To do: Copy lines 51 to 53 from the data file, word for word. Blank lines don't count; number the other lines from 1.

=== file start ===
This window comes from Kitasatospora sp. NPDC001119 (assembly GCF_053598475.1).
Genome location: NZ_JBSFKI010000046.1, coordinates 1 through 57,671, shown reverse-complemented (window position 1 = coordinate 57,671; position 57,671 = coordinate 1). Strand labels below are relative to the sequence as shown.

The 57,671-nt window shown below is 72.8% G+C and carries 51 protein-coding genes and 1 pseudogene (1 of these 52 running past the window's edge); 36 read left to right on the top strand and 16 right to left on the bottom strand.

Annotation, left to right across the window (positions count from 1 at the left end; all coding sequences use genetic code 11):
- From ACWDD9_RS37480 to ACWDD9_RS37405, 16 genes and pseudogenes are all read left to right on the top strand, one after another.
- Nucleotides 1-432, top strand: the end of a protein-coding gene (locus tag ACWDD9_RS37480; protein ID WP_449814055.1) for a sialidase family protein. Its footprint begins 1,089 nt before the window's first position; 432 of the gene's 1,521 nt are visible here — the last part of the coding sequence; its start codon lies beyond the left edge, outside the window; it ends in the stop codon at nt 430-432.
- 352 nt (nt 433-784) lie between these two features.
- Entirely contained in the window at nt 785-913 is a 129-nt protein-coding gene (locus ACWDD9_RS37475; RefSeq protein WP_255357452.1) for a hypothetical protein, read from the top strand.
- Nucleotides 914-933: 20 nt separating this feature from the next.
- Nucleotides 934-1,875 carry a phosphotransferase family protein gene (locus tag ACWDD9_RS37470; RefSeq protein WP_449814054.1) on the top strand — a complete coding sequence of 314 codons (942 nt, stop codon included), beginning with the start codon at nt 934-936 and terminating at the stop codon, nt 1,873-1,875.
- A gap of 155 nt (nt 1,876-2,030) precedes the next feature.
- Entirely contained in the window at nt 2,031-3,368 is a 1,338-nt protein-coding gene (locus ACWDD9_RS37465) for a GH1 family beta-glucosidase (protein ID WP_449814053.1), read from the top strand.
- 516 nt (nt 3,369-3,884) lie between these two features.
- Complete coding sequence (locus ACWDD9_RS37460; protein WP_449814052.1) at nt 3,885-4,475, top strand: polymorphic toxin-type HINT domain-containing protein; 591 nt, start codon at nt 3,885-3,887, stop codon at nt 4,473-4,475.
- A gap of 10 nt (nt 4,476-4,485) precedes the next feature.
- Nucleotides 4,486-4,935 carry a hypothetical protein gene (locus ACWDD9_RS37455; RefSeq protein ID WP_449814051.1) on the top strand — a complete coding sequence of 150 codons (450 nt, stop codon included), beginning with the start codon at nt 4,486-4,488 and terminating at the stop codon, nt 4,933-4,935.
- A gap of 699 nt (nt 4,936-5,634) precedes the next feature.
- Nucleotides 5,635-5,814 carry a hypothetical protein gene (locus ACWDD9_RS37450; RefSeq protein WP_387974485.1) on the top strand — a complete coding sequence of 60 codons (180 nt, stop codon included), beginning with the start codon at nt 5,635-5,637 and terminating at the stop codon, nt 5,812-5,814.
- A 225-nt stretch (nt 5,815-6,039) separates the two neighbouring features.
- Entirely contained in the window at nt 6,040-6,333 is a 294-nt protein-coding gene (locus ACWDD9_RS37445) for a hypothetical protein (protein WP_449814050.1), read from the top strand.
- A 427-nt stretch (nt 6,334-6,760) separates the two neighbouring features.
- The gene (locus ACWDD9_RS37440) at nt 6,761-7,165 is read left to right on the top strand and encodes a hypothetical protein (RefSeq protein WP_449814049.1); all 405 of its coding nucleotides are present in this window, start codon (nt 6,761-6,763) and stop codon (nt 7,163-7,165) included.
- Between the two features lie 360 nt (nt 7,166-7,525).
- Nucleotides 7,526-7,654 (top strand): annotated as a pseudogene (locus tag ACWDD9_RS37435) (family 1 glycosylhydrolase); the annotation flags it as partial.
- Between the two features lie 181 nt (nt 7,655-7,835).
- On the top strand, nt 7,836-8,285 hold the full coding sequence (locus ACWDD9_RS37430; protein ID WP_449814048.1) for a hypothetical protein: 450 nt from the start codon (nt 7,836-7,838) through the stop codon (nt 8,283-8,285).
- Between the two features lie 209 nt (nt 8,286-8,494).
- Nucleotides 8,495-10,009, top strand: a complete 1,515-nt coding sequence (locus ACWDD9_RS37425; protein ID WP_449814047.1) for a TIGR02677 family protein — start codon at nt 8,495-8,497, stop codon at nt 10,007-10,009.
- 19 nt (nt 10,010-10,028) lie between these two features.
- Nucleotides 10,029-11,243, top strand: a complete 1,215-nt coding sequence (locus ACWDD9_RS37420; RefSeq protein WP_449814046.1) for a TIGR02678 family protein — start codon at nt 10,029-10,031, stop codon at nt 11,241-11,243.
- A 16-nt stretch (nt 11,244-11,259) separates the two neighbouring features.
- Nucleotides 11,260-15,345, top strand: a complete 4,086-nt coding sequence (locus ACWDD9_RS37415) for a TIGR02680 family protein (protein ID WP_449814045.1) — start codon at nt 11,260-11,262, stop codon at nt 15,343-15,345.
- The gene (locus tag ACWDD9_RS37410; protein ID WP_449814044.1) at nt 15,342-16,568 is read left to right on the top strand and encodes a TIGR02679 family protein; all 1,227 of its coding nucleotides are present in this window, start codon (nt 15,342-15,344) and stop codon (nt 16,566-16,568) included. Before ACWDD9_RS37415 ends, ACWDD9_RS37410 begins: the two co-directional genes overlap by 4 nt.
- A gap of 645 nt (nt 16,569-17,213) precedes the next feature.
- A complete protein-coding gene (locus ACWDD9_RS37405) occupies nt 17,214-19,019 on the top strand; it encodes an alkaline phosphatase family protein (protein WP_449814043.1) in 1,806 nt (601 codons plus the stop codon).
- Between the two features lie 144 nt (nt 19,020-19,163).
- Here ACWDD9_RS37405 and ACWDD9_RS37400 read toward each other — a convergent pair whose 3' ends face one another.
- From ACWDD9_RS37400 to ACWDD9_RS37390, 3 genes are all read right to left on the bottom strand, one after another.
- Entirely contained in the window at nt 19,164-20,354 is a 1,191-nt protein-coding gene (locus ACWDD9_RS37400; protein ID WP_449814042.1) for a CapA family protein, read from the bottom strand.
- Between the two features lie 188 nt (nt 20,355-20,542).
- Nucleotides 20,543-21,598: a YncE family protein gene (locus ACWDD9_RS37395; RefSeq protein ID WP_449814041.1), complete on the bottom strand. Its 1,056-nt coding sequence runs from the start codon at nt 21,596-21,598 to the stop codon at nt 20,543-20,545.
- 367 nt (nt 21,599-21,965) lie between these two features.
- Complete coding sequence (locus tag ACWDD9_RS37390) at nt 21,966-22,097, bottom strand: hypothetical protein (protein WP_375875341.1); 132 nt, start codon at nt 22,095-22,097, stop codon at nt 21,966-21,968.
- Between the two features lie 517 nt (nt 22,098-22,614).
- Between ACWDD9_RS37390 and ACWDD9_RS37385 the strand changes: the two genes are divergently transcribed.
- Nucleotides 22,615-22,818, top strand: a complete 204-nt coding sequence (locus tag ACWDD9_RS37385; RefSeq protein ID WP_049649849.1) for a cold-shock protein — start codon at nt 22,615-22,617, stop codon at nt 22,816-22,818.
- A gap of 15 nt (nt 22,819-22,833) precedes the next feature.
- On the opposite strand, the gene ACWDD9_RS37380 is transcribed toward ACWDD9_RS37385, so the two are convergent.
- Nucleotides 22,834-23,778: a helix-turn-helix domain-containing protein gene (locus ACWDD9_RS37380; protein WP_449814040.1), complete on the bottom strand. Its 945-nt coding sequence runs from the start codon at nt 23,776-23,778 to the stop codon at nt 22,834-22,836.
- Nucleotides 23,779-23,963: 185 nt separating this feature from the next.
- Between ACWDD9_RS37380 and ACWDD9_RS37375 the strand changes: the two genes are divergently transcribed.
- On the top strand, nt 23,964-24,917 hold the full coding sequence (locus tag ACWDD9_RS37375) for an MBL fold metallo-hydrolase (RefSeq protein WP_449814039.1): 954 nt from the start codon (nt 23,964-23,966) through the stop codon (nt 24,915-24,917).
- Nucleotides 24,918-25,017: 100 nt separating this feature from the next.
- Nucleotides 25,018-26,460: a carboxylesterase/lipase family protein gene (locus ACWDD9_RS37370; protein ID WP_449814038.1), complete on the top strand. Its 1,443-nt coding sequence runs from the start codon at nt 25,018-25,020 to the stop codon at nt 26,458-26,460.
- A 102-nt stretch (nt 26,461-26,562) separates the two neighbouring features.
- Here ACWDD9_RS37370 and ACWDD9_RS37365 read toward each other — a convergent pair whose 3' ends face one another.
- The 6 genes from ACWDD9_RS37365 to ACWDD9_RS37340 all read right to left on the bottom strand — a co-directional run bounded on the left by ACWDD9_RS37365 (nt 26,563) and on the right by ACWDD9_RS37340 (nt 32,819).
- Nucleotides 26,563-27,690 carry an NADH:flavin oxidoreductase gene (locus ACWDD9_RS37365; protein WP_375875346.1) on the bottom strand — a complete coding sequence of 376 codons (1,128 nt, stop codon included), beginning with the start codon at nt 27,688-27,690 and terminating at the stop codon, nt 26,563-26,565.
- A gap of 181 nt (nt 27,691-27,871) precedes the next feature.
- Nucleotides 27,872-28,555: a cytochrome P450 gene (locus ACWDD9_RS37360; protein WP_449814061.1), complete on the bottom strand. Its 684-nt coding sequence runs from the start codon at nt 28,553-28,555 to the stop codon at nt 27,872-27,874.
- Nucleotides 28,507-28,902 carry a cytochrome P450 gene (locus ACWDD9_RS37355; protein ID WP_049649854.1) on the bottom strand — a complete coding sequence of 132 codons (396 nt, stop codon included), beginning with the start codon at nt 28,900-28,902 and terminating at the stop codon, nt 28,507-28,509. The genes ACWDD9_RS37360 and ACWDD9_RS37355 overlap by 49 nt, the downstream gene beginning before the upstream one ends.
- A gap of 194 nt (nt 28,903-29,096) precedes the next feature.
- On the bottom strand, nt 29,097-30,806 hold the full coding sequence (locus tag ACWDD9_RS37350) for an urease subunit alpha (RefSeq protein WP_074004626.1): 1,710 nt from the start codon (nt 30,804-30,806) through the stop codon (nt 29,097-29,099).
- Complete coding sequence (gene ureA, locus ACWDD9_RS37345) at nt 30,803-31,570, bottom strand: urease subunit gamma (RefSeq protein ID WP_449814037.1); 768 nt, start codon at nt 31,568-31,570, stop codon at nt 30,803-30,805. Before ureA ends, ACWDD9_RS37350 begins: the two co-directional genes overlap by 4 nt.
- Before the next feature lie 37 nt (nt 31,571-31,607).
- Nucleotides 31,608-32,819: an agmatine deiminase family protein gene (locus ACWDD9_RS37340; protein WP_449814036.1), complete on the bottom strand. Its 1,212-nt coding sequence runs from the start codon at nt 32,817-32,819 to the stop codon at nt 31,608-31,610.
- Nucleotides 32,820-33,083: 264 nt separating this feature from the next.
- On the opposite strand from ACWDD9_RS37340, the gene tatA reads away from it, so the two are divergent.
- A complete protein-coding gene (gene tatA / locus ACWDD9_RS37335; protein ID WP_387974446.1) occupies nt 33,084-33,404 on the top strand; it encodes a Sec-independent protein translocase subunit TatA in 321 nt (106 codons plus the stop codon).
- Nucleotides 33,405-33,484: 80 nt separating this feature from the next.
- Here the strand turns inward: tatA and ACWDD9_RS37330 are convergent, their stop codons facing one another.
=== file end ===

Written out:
- Between ACWDD9_RS37380 and ACWDD9_RS37375 the strand changes: the two genes are divergently transcribed.
- On the top strand, nt 23,964-24,917 hold the full coding sequence (locus tag ACWDD9_RS37375) for an MBL fold metallo-hydrolase (RefSeq protein WP_449814039.1): 954 nt from the start codon (nt 23,964-23,966) through the stop codon (nt 24,915-24,917).
- Nucleotides 24,918-25,017: 100 nt separating this feature from the next.